Esports Club looks to level up with new members, leagues

Video games, competitions and lots of fun.

The Detroit Mercy Esports Club, now in its second year on campus, is growing rapidly and has big plans for the future.

What started out in Junior Computer Science major Logan Manor’s bedroom in 2020 at the height of the coronavirus pandemic has now turned into a lively organization with nearly 70 members. The Varsity News spoke to Manor, who has served as club president ever since founding it two years ago, to learn more about the group, its current events and its future goals.

“Esports is a growing topic and has been on the rise [for] the past few years,” he said. “We needed something to bring more students to the university.”

The club hosts gaming competitions and other events periodically on campus. Most recently, it joined the university’s Fitness Center in cel- ebrating its 10th birthday by hosting an in-person “Super Smash Brothers: Ultimate” tournament.

Dozens of students joined to compete and spectate at a video game truck supplied by Motor City Gamers. William Vallespir, the first-place finisher, won a new gaming chair.

The club is also inching its way into the competitive realm of esports. Right now, the club only has one professional team: a “Beat Saber” trio which exclusively competes in the Collegiate Virtual Reality Esports League (CVRE) and duels other colleges and universities around the country. However, the plan is to continue expanding the club’s competitive operations.

As for the future, Manor told The VN he wants to make Detroit Mercy’s Esports Club more than just a club. He wants to elevate it to a full-blown esports program that competes on a national level.

“We will become a full scale esports program especially with the support that I have been receiving from the staff,” Manor told The VN. “There has been a lot of changes just over the course of this fall and we are only progressing forward.”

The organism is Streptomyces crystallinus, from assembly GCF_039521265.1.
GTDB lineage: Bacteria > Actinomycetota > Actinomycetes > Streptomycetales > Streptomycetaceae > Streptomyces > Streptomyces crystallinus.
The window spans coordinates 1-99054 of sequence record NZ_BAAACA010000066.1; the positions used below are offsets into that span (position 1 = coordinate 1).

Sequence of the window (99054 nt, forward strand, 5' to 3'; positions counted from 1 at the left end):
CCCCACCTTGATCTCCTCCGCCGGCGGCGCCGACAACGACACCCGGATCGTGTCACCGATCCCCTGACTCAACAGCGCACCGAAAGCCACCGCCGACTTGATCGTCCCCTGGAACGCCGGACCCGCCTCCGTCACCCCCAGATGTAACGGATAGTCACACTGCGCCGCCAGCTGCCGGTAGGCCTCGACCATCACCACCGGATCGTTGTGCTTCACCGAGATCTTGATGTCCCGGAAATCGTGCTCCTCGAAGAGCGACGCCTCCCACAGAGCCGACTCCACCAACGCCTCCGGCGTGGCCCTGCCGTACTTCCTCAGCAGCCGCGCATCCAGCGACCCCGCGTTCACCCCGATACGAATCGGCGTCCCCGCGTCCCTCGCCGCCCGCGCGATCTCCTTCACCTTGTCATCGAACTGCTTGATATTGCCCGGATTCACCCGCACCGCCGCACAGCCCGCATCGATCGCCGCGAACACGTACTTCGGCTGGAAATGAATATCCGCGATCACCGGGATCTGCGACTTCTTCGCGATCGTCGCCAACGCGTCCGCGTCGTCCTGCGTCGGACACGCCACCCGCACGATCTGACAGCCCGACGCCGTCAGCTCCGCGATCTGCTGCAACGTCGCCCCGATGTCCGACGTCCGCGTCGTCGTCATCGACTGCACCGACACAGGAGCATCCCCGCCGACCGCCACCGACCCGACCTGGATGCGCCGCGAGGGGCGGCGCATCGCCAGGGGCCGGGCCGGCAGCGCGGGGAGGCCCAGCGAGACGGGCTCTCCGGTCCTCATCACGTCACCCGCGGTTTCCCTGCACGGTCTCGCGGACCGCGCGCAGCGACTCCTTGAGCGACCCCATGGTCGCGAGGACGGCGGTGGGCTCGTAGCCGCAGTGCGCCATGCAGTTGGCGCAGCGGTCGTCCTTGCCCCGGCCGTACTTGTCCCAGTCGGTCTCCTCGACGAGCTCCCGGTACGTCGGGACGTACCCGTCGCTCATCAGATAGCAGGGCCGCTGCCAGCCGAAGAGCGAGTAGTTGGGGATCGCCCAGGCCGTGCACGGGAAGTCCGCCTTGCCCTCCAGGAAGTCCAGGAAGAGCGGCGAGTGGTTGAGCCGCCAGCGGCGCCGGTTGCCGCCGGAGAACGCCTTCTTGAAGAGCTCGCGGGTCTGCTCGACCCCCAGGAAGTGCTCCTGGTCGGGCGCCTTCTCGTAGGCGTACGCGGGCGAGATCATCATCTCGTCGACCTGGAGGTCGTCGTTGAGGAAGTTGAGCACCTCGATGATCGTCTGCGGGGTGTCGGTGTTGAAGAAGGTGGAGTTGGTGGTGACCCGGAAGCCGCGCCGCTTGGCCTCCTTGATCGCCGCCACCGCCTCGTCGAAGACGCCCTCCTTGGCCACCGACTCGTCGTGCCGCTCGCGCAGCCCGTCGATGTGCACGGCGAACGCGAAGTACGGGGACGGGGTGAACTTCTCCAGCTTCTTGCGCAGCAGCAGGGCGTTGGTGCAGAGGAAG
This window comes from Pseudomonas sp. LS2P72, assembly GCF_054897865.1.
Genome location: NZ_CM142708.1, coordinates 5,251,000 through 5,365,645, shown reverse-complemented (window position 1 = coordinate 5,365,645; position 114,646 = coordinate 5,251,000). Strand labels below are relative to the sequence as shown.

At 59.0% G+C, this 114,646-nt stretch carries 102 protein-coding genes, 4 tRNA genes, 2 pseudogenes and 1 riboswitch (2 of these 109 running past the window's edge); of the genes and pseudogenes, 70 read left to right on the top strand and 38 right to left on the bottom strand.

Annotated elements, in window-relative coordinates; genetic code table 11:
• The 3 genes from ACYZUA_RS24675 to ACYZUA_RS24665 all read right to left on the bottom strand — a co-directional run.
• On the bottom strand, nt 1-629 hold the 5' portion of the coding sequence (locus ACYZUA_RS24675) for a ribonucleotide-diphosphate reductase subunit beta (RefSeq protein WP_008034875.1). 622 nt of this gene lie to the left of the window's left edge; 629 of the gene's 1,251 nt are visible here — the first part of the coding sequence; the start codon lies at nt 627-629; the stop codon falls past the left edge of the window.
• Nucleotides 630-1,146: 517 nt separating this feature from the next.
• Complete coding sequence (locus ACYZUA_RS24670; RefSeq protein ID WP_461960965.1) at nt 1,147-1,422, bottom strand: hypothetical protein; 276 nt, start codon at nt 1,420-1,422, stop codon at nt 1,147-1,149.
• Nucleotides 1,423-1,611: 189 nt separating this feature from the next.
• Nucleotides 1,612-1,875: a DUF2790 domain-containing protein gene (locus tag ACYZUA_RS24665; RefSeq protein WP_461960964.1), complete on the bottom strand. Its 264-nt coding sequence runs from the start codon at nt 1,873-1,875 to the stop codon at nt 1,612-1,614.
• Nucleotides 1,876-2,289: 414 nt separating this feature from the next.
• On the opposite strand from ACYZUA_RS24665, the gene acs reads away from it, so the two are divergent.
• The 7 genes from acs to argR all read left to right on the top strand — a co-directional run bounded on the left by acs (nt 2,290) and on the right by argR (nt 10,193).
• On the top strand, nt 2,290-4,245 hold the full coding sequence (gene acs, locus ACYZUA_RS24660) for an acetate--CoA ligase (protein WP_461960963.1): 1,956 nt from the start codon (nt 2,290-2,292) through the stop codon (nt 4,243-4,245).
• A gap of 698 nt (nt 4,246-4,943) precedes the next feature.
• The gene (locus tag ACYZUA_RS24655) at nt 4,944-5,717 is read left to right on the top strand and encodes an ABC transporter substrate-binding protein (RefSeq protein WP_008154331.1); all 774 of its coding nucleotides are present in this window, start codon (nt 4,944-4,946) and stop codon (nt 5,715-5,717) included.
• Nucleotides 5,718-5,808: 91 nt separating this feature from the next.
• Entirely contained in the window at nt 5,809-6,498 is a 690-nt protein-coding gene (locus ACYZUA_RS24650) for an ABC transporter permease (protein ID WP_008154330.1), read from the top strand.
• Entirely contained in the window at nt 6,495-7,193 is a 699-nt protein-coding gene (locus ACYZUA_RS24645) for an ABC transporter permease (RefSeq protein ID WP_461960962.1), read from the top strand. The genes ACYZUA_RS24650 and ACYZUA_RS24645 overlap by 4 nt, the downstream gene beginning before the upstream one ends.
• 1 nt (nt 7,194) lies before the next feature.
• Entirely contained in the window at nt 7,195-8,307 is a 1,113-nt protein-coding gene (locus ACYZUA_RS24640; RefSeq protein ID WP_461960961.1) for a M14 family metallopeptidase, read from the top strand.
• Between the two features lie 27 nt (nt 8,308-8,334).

But despite the support and extensive efforts from Manor and other club board members, he admitted that it will take a long time to reach such a point.

“I can [imagine] the club growing fairly slowly since to grow we need more students coming to Detroit Mercy that are interested in esports,” he said. “The main goal for [the] esports club is to help others find what they love to do and compete at the highest level against other universities.”

There are no intentions to stop expansion efforts.

As the esports industry grows— recording peak interest in 2021 and still increasing today—Manor hopes to create an environment that brings students of similar interests together and boosts student life on campus.

Michigan is home to some of the best collegiate esports programs in the nation; just a drive away sit the campuses of Northwood University, Davenport University and Michigan State University, all of which have built massively successful esports programs in terms of competitiveness, content creation and career opportunities.

Students who formerly competed under a Michigan collegiate esports program have gone on to join the likes of Cloud9 Esports, one of the world’s leading esports organizations with multiple titles and millions of social media followers.

Detroit Mercy wants to be just that and better. Indeed, not everyone can be a professional player, but the club is here to help members and non-members alike find something they enjoy doing.

Whether you’re there for the resume, for the tournaments, or for the fun, the Esports Club is always welcoming new members.

The club, which is now active on Instagram and Twitter @ detmercyesports, plans to hold an intramural tournament in the near future. Details will be shared as they are learned, so anyone interested in following up can do so through the social media pages and the club’s Discord server.